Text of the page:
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Homework Help: Calculating how much solvent is needed to dilute 1.5M of Cu(NO3)2

  1. Apr 5, 2013 #1


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    I just want to make sure that my calculations are correct before doing an experiment. I need to dilute 250ml of 1.5M Cu(NO3)2 to 0.5M and distilled water is to be used as the solvent. So I'm not sure how much (volume) of distilled water need to be added.

    I used the equation C1xV1=C2xV2
    where C1=1.5M


    I'm not sure if I'm doing it right because I'm not sure if the 750mL is the volume of the solvent that is to be added to the 250mL of Cu(NO3)2 to make the concentration 0.5M or if 750mL is the final volume of the Cu(NO3)2...

    I really need to know how to change the concentration, any help would be greatly appreciated please?
  2. jcsd
  3. Apr 5, 2013 #2


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    Science Advisor
    Homework Helper

    The big M stands for mol/L. As you probably know, a mole is a measure of the number of molecules, so the concentration in M basically tells you something about the number of molecules per liter of solution. So initially you have 250 mL of 1.5 mol/L solution, which means that there is 0.250 L x 1.5 mol/L = 0.375 mol of Cu(NO3)2 in your bottle (note how I converted the volume from mL to L).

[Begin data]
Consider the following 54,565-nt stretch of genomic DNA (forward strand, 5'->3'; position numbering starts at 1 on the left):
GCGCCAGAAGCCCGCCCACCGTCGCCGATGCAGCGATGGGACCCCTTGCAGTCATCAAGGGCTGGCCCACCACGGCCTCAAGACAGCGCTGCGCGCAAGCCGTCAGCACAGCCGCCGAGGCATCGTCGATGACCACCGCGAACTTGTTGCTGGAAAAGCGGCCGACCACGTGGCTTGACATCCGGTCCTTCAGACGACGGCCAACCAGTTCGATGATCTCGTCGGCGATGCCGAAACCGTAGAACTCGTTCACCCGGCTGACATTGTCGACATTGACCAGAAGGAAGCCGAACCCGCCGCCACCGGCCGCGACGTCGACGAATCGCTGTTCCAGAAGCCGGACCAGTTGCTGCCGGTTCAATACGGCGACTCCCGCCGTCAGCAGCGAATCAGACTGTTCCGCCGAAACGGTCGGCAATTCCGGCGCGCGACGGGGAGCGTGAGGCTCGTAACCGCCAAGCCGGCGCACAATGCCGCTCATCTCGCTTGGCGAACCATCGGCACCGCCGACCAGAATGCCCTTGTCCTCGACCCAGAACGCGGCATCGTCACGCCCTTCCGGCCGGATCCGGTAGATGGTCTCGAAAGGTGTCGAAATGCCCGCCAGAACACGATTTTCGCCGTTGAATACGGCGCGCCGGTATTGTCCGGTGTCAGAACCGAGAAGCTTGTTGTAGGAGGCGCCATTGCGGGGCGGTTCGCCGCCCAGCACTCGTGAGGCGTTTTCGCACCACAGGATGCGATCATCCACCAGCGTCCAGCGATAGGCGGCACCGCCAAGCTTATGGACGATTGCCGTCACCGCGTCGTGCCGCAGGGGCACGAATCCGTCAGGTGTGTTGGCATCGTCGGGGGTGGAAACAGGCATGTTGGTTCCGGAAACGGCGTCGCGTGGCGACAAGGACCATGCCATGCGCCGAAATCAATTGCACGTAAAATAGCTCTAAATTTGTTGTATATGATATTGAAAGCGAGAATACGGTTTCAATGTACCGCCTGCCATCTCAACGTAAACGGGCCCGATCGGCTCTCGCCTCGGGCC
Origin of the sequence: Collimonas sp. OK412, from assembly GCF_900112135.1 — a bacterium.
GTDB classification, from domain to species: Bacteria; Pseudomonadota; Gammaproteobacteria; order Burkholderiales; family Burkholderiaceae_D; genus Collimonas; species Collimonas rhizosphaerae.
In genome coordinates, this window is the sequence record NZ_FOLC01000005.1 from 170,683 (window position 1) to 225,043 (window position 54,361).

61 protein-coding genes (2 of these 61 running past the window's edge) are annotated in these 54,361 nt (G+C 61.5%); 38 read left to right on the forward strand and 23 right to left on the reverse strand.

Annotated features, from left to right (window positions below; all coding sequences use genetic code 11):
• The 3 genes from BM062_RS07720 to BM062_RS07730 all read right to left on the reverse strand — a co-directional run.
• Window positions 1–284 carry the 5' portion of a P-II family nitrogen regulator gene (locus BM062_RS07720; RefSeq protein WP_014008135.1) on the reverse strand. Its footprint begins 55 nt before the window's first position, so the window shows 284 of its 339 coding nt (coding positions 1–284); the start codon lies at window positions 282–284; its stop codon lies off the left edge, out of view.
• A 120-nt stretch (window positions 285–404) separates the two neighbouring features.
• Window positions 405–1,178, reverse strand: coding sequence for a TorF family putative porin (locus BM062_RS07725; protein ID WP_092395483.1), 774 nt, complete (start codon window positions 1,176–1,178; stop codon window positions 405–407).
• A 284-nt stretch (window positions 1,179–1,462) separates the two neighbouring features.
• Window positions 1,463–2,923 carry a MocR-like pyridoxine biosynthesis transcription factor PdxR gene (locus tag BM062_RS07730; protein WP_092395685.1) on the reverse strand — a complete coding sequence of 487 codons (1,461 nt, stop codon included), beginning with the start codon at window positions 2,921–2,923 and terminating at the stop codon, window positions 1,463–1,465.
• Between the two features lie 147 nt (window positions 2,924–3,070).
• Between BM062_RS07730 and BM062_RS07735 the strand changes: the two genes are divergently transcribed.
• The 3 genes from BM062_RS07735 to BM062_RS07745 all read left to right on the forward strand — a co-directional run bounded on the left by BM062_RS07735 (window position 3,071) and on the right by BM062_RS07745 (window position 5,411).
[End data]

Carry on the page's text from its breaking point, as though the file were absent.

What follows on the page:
You need to dilute this to 0.5 mol/L. So how much solvent should you have in total? How much do you need to add to the 250 mL you had?

    Now if you look back what you've done, you should see the C1 x V1 = C2 x V2, but hopefully you better understand what it means.
    Last edited: Apr 5, 2013
  4. Apr 5, 2013 #3


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    Staff: Mentor

    To add to CompuChip answer:

    This is just mass balance (or mass conservation) - amount of substance in the solution after dilution is identical to amount of substance before the dilution. That means both V1 & V2 refer to the total volumes.
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